Turkey withdrew from the Council of Europe’s convention on preventing and combating violence against women and domestic violence, popularly known as the Istanbul Convention, by a presidential decree announced in the official gazette March 20. The Istanbul Convention seeks to “protect women against all forms of violence, and prevent, prosecute and eliminate violence against women and domestic violence.” It is the first legally binding instrument in Europe to combat violence against women. Turkey was the first country to sign the convention the day it was launched in the city of Istanbul in May 2011.
Femicides and domestic violence cases are on the rise in Turkey. While the country does not maintain official records of the number og violent crimes against women, according to the We Will End Femicide Platform‘s 2020 report, 300 femicides were committed and 171 women were found dead in suspicious circumstances during the year.
Responding to the announcement of the withdrawal, Council of Europe secretary general Marija Pejčinović Burić stated, “This move is a huge setback to these efforts and all the more deplorable because it compromises the protection of women in Turkey, across Europe and beyond.”
The Women’s Coalition-Turkey said in a press release, “It is clear that this decision will further encourage the murderers of women, harassers, rapers.”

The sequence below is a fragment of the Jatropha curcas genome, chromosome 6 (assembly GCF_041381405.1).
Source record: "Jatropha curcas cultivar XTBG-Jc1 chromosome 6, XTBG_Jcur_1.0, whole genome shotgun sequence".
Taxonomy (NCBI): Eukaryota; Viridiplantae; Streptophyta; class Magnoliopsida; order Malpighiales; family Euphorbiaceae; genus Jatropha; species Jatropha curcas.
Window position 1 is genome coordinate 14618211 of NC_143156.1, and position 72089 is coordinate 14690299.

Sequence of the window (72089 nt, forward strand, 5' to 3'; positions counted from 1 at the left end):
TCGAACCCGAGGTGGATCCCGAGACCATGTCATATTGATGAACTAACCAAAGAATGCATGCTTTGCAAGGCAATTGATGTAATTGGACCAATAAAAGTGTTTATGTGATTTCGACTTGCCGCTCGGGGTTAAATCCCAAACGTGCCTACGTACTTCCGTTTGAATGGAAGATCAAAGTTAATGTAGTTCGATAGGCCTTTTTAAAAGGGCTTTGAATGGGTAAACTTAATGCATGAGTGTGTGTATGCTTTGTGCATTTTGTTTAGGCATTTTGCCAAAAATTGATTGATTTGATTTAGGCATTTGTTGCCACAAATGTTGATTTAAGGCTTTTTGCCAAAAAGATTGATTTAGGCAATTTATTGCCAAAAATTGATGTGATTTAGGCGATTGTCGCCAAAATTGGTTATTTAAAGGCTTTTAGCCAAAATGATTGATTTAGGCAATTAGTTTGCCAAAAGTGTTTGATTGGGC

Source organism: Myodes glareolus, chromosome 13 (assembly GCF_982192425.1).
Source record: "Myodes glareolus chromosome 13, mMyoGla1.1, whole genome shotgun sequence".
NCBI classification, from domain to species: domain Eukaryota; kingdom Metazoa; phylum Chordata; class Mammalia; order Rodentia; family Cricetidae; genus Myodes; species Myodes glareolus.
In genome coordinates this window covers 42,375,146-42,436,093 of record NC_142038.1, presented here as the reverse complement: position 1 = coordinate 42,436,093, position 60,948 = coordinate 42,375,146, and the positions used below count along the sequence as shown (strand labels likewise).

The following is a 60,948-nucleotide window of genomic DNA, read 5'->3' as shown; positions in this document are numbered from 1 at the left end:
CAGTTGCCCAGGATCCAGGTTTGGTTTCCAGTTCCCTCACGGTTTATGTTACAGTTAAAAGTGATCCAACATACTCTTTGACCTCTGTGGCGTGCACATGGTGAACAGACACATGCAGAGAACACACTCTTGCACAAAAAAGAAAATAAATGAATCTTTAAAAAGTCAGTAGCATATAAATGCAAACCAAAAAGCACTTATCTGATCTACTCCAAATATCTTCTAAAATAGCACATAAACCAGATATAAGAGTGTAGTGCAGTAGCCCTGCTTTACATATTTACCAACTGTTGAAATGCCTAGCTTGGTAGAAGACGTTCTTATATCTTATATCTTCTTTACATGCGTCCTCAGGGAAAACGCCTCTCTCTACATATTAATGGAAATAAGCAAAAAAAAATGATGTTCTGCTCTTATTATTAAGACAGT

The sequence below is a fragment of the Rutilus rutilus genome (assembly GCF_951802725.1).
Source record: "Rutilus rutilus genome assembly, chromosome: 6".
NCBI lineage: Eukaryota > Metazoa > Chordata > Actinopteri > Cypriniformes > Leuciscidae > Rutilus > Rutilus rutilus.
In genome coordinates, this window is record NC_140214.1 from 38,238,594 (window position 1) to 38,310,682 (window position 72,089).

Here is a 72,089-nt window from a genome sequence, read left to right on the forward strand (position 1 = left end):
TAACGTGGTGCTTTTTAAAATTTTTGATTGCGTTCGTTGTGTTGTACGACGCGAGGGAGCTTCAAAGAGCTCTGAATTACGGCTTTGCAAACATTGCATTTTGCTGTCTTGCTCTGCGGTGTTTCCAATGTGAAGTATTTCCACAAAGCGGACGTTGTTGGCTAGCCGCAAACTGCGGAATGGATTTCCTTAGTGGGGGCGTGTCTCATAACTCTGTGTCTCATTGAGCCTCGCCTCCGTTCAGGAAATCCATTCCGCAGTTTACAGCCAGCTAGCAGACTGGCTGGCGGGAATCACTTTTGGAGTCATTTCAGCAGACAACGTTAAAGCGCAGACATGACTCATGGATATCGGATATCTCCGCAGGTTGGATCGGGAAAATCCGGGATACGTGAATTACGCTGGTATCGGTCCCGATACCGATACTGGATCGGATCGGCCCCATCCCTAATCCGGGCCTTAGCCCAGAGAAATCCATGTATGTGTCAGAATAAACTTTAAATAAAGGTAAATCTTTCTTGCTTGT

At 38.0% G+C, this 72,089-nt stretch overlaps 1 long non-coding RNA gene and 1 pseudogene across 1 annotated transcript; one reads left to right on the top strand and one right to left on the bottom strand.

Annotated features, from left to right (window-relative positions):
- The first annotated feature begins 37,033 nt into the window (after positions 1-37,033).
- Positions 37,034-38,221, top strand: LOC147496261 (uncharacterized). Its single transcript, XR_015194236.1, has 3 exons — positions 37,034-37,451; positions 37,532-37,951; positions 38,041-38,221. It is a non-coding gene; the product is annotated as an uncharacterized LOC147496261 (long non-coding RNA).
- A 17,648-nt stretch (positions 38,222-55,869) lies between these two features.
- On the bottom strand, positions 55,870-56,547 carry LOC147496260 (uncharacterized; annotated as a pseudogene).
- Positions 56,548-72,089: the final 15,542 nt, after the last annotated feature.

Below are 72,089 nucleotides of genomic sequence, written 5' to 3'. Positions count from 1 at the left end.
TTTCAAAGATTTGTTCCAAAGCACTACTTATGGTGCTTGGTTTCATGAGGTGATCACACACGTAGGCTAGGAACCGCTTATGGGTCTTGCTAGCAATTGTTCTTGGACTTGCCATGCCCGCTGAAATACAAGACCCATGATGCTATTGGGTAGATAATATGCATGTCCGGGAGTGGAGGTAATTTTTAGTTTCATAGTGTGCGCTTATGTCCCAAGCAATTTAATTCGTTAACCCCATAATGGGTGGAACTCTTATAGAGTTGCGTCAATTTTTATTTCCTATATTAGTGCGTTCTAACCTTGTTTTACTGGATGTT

Members of Turkish President Recep Tayyip Erdoğan’s AK Parti and other conservatives lobbied against the convention last year, arguing that it encourages divorces and undermines family structures. Those in favor of withdrawal also argued that its principles of gender equality and non-discrimination on grounds of gender identity or sexual orientation encourage homosexuality, which has actually been legal in the country since 1858.
Vice President Fuat Oktay tweeted, “We are determined to carry our sincere struggle to raise the dignity…of Turkish women in society to the levels they deserve, by preserving our traditional social fabric. For this sublime purpose, there is no need to look outside or imitate others. The solution is in our traditions and customs, in our essence.”
Opposition leaders and some attorneys said Erdoğan cannot withdraw from a convention without parliamentary approval. Upon his reelection in 2018, Erdoğan acquired new executive powers. Minister of Justice Abdulhamit Gül tweeted, “The procedure for the approval and enforcement of international conventions is clear in our law. Parliament approves the participation, and the executive enforces it with a decision. The suspension and termination…in the same way is under the authority of the executive.”
Thousands immediately took to the streets in protest of Erdoğan’s decision.
Poland, which announced its decision to withdraw from the convention in July of last year, is also set to do so in the coming months.
From Jurist, March 21. Used with permission.
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